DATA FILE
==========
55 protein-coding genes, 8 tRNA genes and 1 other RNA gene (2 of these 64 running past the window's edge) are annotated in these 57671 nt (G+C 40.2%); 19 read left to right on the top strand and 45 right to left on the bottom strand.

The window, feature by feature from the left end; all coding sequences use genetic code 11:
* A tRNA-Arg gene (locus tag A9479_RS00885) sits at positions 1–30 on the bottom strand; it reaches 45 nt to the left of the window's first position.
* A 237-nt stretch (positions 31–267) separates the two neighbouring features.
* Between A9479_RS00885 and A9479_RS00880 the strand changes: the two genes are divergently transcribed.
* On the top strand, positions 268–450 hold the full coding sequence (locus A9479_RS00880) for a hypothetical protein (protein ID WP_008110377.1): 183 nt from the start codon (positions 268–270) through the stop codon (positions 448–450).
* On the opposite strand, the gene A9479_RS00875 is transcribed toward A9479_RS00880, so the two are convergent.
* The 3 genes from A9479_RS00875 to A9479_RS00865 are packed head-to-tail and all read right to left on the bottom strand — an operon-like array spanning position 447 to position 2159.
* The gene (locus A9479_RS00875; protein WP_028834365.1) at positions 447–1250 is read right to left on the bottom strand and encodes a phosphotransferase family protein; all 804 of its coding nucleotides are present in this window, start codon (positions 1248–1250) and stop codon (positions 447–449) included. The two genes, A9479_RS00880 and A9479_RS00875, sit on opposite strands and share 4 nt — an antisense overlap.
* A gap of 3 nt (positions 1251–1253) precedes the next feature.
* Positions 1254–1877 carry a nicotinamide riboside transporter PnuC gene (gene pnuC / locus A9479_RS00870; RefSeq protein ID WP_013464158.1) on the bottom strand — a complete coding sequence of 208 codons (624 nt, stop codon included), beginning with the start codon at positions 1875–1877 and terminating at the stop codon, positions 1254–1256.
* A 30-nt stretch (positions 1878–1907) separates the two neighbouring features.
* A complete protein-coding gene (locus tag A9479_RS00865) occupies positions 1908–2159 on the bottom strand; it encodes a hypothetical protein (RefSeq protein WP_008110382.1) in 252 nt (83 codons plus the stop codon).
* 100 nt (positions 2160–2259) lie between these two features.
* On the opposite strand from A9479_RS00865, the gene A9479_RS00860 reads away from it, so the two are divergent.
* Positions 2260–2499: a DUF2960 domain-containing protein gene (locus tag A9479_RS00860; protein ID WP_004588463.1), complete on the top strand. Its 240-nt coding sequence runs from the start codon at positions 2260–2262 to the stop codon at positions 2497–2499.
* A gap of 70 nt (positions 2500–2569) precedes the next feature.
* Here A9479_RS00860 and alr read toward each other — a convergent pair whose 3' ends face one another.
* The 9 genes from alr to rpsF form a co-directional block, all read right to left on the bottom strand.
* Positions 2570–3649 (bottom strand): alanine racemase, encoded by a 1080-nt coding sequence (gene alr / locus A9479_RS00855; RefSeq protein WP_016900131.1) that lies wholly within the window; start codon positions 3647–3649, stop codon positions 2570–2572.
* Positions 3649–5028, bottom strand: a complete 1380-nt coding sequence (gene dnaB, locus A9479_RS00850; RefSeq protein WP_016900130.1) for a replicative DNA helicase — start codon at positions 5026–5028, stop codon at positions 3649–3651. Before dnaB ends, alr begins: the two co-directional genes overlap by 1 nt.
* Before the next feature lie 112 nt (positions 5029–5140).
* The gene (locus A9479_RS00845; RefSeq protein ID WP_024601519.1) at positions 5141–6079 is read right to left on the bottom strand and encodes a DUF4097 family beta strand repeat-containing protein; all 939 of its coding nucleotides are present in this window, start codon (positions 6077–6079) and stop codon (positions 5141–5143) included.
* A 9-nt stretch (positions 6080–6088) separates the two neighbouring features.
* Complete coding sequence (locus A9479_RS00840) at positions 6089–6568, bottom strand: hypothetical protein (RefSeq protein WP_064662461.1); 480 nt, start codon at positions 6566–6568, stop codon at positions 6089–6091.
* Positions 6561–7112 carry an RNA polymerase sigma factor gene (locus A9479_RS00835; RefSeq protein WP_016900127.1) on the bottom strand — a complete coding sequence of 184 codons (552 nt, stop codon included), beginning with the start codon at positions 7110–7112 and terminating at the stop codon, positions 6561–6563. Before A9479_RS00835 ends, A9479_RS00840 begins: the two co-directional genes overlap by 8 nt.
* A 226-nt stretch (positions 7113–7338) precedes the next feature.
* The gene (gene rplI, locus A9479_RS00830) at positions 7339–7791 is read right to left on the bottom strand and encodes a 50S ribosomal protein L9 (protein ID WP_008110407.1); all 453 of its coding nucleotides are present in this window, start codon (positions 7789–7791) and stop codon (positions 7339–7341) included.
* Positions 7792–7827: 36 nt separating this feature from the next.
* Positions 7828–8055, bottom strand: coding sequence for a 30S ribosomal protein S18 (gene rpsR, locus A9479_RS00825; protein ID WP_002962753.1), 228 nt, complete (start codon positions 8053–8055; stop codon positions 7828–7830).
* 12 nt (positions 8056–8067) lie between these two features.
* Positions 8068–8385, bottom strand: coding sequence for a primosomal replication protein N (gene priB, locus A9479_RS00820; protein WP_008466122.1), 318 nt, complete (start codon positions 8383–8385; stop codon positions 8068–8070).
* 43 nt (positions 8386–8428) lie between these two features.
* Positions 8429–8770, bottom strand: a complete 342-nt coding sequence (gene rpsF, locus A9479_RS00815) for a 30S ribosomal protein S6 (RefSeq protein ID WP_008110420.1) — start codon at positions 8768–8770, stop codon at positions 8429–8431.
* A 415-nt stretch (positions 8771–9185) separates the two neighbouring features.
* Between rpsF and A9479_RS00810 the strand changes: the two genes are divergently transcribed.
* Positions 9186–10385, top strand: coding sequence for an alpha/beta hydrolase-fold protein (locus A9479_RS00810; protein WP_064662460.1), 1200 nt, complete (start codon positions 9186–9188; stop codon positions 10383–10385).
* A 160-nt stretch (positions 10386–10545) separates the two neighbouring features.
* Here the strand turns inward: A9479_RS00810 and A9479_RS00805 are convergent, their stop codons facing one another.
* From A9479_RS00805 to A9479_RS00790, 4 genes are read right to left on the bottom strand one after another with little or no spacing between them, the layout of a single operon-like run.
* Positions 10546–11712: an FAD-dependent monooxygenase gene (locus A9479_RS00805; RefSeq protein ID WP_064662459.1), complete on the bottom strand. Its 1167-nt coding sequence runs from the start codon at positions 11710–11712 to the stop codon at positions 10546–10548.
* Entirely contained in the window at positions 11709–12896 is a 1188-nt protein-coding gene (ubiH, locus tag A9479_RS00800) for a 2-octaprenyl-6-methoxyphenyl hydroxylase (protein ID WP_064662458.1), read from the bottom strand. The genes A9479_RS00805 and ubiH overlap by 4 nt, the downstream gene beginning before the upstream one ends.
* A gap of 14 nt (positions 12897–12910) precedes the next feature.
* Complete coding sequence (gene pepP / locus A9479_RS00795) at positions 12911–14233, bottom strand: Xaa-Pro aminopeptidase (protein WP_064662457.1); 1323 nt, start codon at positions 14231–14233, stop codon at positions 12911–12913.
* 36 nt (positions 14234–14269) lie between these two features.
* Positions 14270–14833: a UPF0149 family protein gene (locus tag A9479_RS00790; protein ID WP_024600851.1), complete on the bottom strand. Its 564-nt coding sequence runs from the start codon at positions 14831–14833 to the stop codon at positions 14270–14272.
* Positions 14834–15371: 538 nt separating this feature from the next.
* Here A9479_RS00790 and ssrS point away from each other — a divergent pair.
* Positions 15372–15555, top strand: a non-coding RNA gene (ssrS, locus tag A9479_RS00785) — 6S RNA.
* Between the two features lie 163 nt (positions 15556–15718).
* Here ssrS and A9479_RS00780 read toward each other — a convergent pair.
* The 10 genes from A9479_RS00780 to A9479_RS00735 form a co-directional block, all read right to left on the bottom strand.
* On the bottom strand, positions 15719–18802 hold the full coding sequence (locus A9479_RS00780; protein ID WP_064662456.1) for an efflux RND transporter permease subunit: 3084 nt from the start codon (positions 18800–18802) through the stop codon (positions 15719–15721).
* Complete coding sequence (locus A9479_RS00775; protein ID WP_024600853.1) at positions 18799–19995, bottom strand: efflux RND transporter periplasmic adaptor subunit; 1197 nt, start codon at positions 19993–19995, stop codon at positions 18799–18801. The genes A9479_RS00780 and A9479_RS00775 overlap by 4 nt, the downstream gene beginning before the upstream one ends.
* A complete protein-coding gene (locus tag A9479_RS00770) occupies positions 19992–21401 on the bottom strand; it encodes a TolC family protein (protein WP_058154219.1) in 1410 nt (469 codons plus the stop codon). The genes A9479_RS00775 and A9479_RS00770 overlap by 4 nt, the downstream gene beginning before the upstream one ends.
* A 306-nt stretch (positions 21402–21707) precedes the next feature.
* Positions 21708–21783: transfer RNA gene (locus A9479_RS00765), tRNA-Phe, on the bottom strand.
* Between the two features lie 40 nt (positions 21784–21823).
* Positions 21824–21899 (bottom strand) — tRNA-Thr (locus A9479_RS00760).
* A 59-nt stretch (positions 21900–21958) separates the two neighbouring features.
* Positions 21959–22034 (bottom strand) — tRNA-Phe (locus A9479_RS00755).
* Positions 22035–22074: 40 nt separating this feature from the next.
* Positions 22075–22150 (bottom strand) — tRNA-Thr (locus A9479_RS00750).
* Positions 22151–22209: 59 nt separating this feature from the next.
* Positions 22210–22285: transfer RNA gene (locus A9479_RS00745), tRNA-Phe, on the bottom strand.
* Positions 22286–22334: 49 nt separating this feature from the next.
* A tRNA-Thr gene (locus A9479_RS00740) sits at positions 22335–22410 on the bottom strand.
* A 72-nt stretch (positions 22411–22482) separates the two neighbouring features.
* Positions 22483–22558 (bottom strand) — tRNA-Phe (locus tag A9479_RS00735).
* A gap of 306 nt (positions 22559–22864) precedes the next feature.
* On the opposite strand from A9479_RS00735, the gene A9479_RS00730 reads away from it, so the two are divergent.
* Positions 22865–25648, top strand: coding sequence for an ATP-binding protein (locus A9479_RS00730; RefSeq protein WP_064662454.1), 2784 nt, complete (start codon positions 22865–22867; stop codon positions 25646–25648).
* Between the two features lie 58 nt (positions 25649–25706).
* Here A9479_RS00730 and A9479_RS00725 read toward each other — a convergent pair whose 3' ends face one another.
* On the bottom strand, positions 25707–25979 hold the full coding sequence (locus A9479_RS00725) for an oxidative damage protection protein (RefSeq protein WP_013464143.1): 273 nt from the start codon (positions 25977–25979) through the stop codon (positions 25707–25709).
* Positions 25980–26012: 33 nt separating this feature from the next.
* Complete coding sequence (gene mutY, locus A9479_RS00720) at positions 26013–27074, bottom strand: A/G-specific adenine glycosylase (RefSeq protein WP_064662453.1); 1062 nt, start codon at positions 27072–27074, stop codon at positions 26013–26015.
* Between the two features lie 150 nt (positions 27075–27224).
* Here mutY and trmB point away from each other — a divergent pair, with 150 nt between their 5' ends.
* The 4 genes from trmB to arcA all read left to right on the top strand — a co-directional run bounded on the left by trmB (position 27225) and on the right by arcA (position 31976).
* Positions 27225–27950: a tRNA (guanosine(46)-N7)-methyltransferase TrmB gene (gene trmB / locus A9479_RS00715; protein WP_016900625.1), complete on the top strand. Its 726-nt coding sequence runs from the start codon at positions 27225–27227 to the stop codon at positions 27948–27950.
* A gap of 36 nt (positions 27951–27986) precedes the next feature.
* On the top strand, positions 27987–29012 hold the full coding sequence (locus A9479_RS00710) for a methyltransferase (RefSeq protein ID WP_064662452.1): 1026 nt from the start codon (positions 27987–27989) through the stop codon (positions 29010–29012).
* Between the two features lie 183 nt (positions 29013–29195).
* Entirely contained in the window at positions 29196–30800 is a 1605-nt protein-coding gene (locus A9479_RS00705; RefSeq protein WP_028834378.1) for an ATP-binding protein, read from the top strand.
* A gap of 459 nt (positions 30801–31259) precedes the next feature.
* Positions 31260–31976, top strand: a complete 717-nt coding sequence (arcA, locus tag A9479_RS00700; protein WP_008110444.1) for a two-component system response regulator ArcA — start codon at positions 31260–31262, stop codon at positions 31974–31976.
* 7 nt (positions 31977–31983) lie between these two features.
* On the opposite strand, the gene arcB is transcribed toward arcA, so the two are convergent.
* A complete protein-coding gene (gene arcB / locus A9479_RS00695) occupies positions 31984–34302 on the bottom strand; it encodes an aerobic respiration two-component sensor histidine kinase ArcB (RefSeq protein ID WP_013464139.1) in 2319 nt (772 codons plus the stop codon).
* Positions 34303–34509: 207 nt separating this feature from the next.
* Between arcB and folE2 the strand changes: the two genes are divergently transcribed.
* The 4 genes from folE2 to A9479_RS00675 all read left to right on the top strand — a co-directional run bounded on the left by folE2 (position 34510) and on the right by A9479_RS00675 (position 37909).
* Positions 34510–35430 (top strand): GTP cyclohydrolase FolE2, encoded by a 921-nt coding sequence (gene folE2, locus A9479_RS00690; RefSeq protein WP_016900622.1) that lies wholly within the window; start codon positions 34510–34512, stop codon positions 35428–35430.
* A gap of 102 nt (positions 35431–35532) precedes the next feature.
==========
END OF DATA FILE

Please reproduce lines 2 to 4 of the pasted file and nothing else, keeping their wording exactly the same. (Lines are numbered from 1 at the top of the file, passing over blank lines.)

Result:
The window, feature by feature from the left end; all coding sequences use genetic code 11:
* A tRNA-Arg gene (locus tag A9479_RS00885) sits at positions 1–30 on the bottom strand; it reaches 45 nt to the left of the window's first position.
* A 237-nt stretch (positions 31–267) separates the two neighbouring features.